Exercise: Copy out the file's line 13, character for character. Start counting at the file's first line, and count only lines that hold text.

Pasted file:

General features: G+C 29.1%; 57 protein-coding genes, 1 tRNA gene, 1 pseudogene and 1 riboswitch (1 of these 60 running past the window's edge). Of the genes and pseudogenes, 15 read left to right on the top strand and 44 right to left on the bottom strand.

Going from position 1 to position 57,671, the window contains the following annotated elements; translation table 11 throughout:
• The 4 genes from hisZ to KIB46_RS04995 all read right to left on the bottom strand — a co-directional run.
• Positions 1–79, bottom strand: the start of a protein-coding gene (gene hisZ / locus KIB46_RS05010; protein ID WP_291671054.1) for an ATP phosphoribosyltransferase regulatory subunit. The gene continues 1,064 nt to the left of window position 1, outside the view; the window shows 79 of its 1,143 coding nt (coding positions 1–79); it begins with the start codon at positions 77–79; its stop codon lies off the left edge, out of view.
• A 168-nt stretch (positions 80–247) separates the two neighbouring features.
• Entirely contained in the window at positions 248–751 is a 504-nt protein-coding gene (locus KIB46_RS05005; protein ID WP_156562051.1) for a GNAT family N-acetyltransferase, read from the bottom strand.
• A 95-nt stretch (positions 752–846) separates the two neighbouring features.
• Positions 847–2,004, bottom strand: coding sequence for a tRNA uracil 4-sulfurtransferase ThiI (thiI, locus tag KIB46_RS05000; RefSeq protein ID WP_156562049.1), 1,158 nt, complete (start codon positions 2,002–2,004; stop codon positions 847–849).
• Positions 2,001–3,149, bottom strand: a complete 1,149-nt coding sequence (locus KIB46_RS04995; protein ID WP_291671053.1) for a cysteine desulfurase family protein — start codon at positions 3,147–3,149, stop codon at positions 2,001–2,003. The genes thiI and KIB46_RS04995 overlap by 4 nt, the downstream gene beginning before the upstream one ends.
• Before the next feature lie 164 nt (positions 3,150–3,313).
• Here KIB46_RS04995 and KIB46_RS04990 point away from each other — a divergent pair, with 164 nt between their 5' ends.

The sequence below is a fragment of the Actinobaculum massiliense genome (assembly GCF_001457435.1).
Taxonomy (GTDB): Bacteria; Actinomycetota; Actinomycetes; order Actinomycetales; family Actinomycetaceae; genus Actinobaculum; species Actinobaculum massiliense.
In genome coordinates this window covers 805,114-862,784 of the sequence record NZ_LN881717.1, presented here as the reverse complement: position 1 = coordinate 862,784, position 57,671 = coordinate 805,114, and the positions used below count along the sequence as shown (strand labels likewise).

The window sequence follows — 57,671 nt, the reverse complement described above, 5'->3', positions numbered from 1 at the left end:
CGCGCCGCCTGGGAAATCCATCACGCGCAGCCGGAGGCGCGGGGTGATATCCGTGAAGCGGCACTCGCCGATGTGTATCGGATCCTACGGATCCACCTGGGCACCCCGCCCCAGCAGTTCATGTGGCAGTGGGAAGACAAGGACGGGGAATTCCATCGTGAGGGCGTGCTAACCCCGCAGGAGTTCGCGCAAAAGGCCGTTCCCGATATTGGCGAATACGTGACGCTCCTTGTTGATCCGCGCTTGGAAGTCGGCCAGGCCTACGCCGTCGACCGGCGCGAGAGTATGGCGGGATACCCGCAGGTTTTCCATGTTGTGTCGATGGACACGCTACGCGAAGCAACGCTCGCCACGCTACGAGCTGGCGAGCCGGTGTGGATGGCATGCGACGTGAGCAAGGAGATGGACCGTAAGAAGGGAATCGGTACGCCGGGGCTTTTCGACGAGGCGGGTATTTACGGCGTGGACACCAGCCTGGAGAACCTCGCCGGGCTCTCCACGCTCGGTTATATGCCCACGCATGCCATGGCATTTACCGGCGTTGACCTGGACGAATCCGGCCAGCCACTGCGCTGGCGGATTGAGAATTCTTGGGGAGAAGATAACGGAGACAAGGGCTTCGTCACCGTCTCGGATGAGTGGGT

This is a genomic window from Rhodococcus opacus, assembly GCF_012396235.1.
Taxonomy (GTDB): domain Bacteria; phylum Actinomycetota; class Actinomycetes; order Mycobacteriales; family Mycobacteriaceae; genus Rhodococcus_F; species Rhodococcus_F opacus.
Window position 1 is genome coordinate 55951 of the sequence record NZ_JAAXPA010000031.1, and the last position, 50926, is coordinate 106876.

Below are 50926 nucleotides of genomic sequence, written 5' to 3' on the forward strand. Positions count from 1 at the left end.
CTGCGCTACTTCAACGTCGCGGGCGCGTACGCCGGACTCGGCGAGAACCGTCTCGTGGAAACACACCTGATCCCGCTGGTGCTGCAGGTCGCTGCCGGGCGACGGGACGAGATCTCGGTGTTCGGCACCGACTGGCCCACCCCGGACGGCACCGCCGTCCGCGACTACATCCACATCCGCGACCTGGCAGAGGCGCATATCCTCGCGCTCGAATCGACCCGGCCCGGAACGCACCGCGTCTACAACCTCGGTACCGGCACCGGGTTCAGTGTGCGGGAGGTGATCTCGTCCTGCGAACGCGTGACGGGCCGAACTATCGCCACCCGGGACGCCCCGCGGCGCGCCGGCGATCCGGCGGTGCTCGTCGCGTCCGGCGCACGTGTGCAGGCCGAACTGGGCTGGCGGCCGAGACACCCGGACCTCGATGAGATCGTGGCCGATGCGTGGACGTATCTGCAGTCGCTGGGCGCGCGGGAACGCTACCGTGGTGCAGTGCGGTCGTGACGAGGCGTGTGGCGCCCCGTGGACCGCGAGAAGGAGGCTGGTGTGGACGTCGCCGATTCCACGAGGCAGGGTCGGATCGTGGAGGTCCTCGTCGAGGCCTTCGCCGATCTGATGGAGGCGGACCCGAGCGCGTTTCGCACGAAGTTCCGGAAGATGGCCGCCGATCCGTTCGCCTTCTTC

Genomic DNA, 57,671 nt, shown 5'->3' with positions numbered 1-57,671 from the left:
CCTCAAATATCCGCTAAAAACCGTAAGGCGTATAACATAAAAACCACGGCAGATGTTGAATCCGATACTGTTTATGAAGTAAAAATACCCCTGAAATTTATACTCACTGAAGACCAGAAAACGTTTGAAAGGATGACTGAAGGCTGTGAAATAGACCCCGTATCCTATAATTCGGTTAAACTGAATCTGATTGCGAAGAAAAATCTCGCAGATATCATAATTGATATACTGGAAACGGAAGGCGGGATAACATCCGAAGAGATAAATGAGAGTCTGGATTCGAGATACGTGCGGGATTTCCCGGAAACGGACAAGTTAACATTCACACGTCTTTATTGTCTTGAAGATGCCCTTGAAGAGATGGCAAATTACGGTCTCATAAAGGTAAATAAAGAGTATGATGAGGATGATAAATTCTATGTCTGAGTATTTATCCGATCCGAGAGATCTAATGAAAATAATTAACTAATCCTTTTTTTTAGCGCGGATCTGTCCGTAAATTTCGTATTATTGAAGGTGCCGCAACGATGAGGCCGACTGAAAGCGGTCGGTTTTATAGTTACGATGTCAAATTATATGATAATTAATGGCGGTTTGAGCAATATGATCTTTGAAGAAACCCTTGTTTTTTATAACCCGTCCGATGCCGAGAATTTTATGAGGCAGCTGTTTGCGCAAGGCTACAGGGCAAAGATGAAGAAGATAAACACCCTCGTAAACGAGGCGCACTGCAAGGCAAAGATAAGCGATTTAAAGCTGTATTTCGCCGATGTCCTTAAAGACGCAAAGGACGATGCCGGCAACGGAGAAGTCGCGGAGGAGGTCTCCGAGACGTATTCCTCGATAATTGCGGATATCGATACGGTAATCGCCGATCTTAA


Taxonomy (GTDB): Bacteria; Actinomycetota; Actinomycetes; order Actinomycetales; family Actinomycetaceae; genus Actinobaculum; species Actinobaculum massiliense.